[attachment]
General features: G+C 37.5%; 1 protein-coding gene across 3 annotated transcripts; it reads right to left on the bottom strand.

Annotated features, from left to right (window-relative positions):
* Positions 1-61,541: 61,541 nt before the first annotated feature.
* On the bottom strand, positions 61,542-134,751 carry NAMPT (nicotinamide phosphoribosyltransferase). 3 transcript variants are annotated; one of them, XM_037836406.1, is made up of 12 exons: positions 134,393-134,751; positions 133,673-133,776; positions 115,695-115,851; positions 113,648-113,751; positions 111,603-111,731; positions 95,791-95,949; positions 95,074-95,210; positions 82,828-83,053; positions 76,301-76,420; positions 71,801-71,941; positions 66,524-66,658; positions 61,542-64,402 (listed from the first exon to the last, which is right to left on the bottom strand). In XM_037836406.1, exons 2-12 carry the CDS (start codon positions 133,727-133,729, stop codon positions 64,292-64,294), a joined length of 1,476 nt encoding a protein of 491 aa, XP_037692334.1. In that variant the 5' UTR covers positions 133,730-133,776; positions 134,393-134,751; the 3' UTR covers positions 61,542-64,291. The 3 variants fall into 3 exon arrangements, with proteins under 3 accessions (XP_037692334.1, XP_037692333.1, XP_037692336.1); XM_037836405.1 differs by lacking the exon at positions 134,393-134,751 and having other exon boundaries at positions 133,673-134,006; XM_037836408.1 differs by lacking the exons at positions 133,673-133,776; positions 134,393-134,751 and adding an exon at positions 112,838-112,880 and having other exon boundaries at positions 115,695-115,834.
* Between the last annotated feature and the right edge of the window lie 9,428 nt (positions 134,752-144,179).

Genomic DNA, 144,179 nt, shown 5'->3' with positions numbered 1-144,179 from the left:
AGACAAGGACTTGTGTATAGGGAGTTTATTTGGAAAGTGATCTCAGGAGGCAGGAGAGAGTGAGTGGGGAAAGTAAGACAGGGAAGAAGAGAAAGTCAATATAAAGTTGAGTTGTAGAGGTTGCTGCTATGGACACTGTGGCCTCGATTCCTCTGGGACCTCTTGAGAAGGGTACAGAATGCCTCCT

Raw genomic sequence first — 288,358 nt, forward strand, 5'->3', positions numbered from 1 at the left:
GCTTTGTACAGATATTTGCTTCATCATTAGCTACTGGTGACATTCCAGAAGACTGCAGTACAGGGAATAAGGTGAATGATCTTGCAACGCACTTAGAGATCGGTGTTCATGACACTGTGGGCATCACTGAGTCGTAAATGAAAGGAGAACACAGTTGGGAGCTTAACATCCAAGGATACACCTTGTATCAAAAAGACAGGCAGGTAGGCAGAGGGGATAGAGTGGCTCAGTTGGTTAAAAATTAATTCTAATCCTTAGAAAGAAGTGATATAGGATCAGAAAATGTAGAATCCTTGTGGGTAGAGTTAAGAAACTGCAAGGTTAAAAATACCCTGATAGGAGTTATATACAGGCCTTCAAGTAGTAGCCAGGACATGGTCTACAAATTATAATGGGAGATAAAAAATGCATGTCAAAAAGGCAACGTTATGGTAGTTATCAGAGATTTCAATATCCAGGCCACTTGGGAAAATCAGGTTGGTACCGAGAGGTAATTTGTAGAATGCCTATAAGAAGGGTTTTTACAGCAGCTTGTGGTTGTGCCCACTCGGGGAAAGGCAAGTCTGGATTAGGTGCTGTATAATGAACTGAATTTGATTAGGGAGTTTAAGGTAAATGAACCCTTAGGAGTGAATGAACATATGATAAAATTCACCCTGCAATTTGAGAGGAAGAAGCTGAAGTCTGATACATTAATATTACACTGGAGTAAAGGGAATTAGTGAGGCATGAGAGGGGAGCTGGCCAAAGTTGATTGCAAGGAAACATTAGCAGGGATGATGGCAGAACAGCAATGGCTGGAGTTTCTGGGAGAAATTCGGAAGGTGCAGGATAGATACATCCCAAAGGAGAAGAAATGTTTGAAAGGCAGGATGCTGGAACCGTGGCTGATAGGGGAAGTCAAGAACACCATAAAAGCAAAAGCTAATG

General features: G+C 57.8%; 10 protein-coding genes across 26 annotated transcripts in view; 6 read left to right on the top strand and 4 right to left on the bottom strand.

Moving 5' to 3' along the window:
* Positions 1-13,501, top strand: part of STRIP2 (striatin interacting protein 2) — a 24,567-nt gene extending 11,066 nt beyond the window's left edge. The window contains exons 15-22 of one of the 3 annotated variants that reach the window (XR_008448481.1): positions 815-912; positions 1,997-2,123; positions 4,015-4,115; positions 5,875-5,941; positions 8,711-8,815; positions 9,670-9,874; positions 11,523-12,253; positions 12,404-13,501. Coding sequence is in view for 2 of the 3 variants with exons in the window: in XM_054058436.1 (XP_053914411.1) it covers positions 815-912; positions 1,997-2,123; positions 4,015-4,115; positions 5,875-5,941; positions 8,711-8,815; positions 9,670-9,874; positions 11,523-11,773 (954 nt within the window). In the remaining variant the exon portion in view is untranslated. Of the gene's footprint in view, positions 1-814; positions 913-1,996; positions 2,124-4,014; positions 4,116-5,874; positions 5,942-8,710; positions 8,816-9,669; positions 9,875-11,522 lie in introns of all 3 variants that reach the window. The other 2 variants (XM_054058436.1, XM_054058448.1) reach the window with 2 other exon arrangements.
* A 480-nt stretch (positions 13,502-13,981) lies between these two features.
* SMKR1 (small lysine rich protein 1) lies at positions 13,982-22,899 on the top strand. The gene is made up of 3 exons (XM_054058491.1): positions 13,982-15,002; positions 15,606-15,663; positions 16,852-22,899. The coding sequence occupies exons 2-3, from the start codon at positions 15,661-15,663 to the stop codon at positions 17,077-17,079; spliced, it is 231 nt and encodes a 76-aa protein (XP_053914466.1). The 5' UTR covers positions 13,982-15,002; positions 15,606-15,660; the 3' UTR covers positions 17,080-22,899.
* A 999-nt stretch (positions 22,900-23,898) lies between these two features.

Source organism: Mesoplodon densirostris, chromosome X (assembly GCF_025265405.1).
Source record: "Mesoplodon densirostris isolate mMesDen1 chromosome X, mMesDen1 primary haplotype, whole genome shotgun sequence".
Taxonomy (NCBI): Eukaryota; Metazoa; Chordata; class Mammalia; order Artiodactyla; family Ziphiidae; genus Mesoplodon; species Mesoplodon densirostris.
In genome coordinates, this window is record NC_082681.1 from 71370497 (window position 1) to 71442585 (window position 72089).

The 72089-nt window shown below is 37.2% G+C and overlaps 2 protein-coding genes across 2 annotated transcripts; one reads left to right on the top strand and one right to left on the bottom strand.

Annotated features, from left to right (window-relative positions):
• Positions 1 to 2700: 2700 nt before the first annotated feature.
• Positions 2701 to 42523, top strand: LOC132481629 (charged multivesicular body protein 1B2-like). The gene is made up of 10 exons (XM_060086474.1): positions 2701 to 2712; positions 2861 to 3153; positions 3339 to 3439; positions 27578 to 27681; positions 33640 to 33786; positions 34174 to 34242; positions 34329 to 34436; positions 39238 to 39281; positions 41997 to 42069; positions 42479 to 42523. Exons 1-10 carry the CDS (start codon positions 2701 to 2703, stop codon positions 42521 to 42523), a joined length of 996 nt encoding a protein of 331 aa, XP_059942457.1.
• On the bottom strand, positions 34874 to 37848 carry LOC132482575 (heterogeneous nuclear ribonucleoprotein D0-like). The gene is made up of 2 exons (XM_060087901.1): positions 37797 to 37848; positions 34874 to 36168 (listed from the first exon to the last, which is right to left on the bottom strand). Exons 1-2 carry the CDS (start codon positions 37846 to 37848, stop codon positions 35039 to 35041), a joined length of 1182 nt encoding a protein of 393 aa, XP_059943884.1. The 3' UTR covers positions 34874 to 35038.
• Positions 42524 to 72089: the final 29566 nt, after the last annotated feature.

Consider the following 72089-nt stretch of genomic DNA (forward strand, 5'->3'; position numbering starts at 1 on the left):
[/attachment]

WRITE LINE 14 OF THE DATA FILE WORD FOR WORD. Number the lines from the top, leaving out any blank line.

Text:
* SMKR1 (small lysine rich protein 1) lies at positions 13,982-22,899 on the top strand. The gene is made up of 3 exons (XM_054058491.1): positions 13,982-15,002; positions 15,606-15,663; positions 16,852-22,899. The coding sequence occupies exons 2-3, from the start codon at positions 15,661-15,663 to the stop codon at positions 17,077-17,079; spliced, it is 231 nt and encodes a 76-aa protein (XP_053914466.1). The 5' UTR covers positions 13,982-15,002; positions 15,606-15,660; the 3' UTR covers positions 17,080-22,899.